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New Body

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Painting a New Body

If you’ve used your RC truck for any length of time you’ve realized just how easily the body can get trashed.  So, eventually you’ll be faced with a decision: buy a pre-finished body or buy an unfinished body and paint it yourself.  This article deals with (you guessed it!) the latter.

The first thing you’ll need to do is to decide on the type of body and the manufacturer of the body. I decided to use a body from Pro-Line Racing

Most bodies are covered with a protective film layer.  Be careful not to peel it off until you’re done or else you may get overspray on the body when you paint it. Most guides tell you that the first thing you should do is to wash the body. Instead, I recommend you trim off the excess material, cut the wheel holes, and then scuff the body with steel wool (don’t scuff the windows if you plan on leaving them clear!). Scuffing makes microscopic scratches that the paint can stick to. Once you scuff the body, then it’s time to wash it. The reason I recommend this is washing it will remove all the steel wool dust. This stuff is tough to remove any other way. Here’s the body getting all scuffed up then taking a nice bubble bath.

Use a gentle dish detergent when washing the body then dry it with a lint free cloth.  Some people even recommend to wipe down the interior of the body with rubbing alcohol to remove any last traces of dirt or oils. Keep in mind that once you get the body clean, be careful with your hands.  It’s very easy to get hand oils on the body and this will cause the paint to not stick.  You might want to get a cheap pair of cotton gloves like the kind used by jewelers so you can handle the body while working on it without getting oil from your hands on it.

The next thing you’ll do is mask the body. If you’re painting the body one solid color, then all you’ll need to do is mask the windows (most bodies even come with pre-cut window masks). If you are planning on painting the trim and other things, well then you’ve got your work cut out.  I planned on painting the trim black and the door handles, hood vent, and grille chrome, and the body yellow.  So I  decided that the black trim would be painted first and I masked off everything else.  Masking takes the most time in this whole process. The first mistake I made is I forgot to mark the body post holes, which I promptly remembered as soon as I finished masking the body.  Off came some of the masking tape where I estimated the posts would be.  I laid the body on the chassis and using a black Sharpie, I marked the holes.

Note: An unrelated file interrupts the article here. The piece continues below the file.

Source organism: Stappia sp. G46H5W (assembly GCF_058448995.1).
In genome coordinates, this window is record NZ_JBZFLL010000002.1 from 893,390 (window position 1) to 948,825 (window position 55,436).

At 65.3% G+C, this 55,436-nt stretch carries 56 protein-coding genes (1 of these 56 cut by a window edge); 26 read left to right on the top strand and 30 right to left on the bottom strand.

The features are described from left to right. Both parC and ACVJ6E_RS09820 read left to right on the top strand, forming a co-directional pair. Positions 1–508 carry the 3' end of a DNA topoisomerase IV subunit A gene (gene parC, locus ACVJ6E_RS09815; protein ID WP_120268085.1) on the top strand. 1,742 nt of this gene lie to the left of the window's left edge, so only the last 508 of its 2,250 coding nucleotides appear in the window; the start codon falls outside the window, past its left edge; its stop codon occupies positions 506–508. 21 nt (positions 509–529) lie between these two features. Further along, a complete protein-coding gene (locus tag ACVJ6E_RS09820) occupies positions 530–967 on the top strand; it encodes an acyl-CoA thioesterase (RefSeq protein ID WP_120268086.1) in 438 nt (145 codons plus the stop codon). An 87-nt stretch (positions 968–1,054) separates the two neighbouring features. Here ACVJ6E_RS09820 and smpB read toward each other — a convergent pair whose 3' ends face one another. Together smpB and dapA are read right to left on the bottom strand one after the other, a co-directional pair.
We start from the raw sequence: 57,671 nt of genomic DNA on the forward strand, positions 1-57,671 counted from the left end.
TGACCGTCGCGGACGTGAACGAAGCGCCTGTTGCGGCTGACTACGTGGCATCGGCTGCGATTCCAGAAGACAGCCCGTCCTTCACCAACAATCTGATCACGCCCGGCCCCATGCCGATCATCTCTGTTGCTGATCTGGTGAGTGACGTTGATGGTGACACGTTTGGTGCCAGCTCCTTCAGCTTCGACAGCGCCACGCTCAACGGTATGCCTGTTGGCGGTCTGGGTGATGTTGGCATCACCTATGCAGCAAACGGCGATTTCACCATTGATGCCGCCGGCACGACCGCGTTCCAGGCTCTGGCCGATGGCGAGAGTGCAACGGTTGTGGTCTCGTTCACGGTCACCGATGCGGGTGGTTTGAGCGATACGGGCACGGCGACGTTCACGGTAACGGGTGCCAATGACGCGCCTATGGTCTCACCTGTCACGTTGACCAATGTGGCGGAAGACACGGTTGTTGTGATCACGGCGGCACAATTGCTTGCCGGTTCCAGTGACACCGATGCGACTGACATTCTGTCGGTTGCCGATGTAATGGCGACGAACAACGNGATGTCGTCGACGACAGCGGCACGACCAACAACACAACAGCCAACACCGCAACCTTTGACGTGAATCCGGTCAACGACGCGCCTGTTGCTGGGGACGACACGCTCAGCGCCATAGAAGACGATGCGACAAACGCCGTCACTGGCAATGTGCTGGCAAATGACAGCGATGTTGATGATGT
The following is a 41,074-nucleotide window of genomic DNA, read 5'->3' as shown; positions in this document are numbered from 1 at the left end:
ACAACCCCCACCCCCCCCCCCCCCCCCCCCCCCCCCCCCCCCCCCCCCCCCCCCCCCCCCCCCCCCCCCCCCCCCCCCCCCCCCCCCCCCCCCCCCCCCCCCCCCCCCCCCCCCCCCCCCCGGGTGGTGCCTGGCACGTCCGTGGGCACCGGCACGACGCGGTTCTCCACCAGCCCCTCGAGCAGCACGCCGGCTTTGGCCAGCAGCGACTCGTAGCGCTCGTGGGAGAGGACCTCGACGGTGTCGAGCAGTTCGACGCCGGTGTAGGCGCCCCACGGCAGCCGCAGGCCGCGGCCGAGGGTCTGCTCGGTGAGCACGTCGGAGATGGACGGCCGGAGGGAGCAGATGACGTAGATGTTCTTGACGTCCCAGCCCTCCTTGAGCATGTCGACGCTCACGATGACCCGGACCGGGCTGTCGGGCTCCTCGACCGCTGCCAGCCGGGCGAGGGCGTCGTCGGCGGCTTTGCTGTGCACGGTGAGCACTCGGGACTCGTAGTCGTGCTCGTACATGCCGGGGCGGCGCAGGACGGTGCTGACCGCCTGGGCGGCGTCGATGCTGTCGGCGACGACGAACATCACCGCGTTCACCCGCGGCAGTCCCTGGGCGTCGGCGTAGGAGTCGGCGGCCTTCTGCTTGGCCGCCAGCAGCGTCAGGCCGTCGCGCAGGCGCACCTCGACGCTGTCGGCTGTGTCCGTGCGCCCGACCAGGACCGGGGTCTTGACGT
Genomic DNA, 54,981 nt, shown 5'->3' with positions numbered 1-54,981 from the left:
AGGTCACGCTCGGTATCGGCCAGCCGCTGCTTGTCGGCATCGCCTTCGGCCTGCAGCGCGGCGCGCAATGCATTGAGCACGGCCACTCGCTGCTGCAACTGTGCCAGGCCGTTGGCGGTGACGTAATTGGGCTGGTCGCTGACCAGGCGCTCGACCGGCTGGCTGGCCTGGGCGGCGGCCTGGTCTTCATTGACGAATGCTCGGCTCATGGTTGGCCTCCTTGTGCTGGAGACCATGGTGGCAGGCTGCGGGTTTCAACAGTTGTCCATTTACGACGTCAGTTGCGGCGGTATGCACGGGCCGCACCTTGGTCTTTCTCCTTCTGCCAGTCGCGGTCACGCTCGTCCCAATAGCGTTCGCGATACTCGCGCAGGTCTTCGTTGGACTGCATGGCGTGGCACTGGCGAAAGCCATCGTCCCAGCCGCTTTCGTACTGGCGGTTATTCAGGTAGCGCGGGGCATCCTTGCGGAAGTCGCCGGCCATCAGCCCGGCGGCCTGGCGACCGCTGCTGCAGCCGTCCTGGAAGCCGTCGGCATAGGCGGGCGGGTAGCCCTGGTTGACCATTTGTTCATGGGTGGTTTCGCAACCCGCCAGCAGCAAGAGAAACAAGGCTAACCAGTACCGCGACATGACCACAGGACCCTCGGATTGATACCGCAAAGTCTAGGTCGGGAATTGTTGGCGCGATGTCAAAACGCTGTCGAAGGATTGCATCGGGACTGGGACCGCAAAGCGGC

Now that the trim is painted it’s time to break out my X-Acto knife. I then proceed to trim away the areas that are to be painted chrome. I didn’t realize how difficult this would be.  In some cases there is no indication from inside the body where the outside details are. You’re sort of cutting blind.  Here’s the body with the black trim and the chrome sections done.  Next up is to paint the body yellow.

After I painted the body yellow I decided to go back to the hobby store and buy some window tint paint. I was originally planning on leaving the windows clear but decided at the last minute that tinting the windows would give the truck a nice finished look.  So far everything has been working out pretty well. The owner of the hobby store sold me Pactra’s window tint (RC294).  He didn’t tell me that I needed anything else.

After arriving back home, I grabbed the body and proceeded to tint the windows.  To my horror, the yellow, black, and chrome sections that came in contact with the tint turned gooey and started to run. The tint had the same effect as though I sprayed turpentine all over the inside of the body.  It also bled through the paint turning everything black.  As you can see below, my whole paint job was ruined.  Looking for answers I took the can and read the label. On the back of the can is text that reads “To assure successful results, it is necessary to spray a minimum of two coats of RC290 Covercoat over the previously painted surfaces prior to applying Window Tint.” D-oh!! The guy at the hobby store never mentioned this!!!!  I placed a call to him and he told me he would give me a discount off of my next paint purchase.  Wow, could he spare it??

So in the end my show body has become a bashing body. Most people who see it ask my why it looks like a car that had an interior fire, which I must admit it does. 

The last step in this whole process is to make the holes for the body mounting posts.  If you look closely at the picture above you’ll see that I’ve peeled off the clear plastic layer that contained the marks where I was supposed to make the holes. I was so upset at the whole job being ruined I peeled it off without thinking.  This means I had to find out where the holes were to go the hard way.

Once I found the location of the holes I used my Ultimate Body Reamer (Duratrax DTXR1157). This thing isn’t cheap but boy does it work. I highly recommend it over other reamers. Not only does it cut holes, it’s solid aluminum that’s anodized a nice shade of blue.

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